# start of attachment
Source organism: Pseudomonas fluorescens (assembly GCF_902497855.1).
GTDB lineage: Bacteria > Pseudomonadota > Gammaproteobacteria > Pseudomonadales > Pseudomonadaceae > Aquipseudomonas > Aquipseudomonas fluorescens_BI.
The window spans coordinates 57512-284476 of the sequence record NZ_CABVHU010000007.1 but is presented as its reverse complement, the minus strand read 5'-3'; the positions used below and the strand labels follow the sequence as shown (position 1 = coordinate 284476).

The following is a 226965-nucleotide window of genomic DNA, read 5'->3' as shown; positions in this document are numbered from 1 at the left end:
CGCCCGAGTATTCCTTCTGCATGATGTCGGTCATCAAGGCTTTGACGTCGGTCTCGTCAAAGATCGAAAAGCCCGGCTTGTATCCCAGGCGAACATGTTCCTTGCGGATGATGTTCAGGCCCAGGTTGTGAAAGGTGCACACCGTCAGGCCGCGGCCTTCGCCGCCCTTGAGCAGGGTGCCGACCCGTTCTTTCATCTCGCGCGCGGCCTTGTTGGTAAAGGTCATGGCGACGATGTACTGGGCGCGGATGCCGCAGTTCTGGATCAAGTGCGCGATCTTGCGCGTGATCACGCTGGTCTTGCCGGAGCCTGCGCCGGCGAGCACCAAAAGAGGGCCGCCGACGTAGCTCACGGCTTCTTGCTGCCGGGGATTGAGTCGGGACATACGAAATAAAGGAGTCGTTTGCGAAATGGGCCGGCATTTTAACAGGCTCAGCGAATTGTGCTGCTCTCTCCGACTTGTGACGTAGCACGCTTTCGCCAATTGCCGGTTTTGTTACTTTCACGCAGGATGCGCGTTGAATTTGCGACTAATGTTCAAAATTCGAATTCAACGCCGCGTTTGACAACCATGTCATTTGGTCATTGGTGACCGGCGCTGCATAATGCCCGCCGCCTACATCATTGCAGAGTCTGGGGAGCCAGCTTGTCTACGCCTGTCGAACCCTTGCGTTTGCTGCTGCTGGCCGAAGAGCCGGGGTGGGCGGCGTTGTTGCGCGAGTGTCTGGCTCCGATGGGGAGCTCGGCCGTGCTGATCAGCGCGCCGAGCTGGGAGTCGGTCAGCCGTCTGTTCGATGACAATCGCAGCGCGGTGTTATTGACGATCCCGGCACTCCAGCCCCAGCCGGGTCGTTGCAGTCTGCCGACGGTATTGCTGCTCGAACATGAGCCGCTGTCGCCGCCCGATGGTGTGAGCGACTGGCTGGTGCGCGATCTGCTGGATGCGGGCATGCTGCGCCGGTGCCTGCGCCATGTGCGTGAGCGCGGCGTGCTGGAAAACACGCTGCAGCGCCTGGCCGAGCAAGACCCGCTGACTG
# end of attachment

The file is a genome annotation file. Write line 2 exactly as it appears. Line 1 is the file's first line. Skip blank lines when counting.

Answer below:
GTDB lineage: Bacteria > Pseudomonadota > Gammaproteobacteria > Pseudomonadales > Pseudomonadaceae > Aquipseudomonas > Aquipseudomonas fluorescens_BI.